Although the time required for recovery varies, patients with patellofemoral problems often benefit from four to six weeks of physiotherapy. The aim of treatment is to calm pain and inflammation, to correct muscle imbalances, and to improve function of the patella.
Treatment for a patellar problem begins by decreasing the inflammation in the knee. Your physiotherapist at Parkway Physiotherapy may suggest rest and anti-inflammatory medications, such as aspirin or ibuprofen, especially when the problem is coming from overuse. Physiotherapy can help in the early stages by decreasing pain and inflammation. Our therapist may use ice massage, ultrasound and electrical stimulation to limit pain and swelling.
As the pain and inflammation become controlled, our physiotherapist will work with you to improve flexibility, strength, and muscle balance in the knee.
Muscle imbalances are commonly treated with stretching and strengthening exercises. Flexibility exercises are often designed for the thigh and calf muscles. Our physiotherapist will use guided exercises to maximize control and strength of the quadriceps muscles.
Bracing or taping the patella can help you do exercises and activities with less pain. Most braces for patellofemoral problems are made of soft fabric, such as cloth or neoprene. You slide them onto your knee like a sleeve. A small buttress pads the side of the patella to keep it lined up within the groove of the femur. An alternative to bracing is to tape the patella in place. Our physiotherapist applies and adjusts the tape over the knee to help realign the patella. The idea is that by bracing or taping the knee, the patella stays in better alignment within the femoral groove. This in turn is thought to improve the pull of the quadriceps muscle so that the patella stays lined up in the groove. Patients report less pain and improved function with these forms of treatment. Our physiotherapist will also examine and address any biomechanical issues with the foot and ankle with manual therapy or strengthening. He or she may also suggest special shoe inserts, called orthotics, to improve your knee alignment and function of the patella.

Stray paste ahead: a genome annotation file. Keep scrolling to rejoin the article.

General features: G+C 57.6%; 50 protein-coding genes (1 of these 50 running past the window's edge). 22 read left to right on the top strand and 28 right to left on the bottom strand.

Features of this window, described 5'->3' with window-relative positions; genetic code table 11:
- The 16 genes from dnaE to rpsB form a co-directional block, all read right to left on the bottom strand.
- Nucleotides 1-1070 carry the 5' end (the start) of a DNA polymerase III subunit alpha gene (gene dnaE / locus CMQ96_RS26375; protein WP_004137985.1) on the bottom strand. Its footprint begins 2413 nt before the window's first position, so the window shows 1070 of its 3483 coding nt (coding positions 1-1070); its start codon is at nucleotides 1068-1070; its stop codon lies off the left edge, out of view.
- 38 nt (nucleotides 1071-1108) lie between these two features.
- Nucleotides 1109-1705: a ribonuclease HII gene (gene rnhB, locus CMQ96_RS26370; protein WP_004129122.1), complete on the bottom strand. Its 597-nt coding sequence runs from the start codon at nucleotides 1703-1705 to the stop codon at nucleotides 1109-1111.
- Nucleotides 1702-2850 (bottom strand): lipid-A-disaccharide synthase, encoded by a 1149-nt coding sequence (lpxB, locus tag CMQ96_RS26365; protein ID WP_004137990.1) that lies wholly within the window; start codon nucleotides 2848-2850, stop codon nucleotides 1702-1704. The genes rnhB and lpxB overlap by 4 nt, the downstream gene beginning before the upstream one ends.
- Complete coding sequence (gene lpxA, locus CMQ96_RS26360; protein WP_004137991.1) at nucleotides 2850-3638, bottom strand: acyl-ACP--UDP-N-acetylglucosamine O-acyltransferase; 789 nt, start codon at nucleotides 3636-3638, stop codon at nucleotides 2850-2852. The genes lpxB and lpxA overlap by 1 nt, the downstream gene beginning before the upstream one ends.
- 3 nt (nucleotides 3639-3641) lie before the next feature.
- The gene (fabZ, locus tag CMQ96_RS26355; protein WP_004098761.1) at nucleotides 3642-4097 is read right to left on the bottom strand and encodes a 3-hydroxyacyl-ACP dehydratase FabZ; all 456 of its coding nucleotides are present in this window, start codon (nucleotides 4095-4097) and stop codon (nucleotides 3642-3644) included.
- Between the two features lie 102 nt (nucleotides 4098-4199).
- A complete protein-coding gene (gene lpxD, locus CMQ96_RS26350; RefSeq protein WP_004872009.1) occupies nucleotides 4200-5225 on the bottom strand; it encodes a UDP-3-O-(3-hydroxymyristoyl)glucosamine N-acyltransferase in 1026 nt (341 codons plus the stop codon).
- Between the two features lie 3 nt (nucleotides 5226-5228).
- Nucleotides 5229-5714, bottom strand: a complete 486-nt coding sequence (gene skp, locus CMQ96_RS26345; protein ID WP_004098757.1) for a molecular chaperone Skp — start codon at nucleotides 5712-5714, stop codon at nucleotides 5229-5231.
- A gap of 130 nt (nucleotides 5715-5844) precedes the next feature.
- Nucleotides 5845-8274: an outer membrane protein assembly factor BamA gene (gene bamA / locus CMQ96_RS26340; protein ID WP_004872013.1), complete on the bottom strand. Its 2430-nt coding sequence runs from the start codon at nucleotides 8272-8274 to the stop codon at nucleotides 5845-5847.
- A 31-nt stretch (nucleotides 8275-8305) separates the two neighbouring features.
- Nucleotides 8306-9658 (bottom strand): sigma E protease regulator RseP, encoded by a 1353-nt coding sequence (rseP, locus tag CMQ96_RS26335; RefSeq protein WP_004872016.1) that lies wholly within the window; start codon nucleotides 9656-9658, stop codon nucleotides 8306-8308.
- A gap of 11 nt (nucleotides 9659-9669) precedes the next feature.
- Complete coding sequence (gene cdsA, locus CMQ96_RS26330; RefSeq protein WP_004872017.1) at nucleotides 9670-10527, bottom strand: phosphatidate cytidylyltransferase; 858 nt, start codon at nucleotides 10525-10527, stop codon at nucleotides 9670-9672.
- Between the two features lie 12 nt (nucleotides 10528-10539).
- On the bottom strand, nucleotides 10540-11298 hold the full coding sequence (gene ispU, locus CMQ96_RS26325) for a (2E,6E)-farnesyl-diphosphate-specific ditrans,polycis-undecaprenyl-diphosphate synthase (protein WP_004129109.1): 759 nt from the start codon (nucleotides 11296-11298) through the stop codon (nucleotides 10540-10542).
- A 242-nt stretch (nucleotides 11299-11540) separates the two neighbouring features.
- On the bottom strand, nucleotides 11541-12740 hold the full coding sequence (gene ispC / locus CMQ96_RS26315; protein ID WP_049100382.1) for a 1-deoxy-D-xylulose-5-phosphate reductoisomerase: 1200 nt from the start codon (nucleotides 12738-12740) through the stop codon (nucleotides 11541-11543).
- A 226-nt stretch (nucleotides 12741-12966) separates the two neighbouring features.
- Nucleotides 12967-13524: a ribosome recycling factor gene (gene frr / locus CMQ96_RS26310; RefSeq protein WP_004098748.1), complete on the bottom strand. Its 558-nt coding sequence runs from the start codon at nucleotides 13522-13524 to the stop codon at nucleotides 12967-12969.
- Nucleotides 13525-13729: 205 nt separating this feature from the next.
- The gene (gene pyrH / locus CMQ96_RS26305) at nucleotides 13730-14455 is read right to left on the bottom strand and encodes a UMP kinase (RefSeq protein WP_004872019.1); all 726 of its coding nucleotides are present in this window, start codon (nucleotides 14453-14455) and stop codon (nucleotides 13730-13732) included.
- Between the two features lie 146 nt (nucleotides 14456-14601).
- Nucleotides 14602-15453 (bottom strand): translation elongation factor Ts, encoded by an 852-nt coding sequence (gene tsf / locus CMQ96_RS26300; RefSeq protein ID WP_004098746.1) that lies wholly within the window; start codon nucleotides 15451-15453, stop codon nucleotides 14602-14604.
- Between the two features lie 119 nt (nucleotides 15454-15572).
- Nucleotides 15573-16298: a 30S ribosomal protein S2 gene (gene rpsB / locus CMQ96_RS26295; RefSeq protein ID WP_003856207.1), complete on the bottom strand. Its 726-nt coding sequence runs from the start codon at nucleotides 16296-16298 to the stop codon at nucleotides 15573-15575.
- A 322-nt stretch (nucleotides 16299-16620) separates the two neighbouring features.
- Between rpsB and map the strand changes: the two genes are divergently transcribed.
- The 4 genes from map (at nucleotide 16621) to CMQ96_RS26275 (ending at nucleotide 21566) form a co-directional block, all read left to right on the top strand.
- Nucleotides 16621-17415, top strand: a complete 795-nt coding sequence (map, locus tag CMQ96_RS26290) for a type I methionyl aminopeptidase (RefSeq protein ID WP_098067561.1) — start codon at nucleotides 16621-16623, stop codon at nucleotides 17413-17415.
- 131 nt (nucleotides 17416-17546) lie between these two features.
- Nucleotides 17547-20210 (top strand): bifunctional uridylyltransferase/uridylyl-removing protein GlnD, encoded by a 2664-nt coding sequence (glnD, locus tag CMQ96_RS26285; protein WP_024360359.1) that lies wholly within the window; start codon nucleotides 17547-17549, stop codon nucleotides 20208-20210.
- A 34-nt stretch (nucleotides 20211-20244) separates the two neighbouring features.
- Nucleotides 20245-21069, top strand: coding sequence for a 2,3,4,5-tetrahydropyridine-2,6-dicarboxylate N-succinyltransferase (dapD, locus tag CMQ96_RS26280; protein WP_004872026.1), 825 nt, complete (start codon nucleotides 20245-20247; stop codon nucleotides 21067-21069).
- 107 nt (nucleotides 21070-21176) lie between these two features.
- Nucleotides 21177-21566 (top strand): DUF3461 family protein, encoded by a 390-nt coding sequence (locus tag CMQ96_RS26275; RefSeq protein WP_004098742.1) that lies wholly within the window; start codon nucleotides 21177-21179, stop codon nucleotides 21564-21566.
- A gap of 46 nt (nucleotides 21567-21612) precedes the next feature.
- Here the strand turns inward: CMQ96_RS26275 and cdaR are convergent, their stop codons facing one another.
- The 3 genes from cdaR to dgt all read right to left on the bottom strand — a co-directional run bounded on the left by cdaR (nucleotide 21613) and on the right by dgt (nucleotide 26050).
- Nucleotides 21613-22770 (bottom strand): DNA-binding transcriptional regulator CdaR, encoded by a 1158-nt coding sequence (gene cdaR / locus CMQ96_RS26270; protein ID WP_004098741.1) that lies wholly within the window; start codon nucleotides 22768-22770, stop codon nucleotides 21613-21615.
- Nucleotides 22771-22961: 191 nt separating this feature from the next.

Most patients take part in formal physiotherapy after knee surgery for patellofemoral problems. Patients undergoing a patellar shaving usually begin rehabilitation right away. More involved surgeries for patellar realignment or restorative procedures for the articular cartilage require a delay before going to therapy. And rehabilitation may be slower to allow the bone or cartilage to heal before too much strain can be put on the knee.
When you begin your Parkway Physiotherapy program, our first few physiotherapy treatments are designed to help control the pain and swelling from the surgery. Our physiotherapist will choose exercises to help improve knee motion and to get the quadriceps muscles toned and active again. Muscle stimulation, using electrodes over the quadriceps muscle, may be needed at first to get the muscle moving again.
As your program evolves, our physiotherapist will choose more challenging exercises to safely advance the knee's strength and function. The key is to get the soft tissues in balance through safe stretching and gradual strengthening.
At Parkway Physiotherapy, our goal is to help you keep your pain under control, ensure you place only a safe amount of weight on the healing knee, and improve your strength and range of motion. When your recovery is well under way, regular visits to our office will end. Although we will continue to be a resource, you will be in charge of doing your exercises as part of an ongoing home program.
Parkway Physiotherapy provides services for physiotherapy in Victoria, Westshore, Langford, Sooke.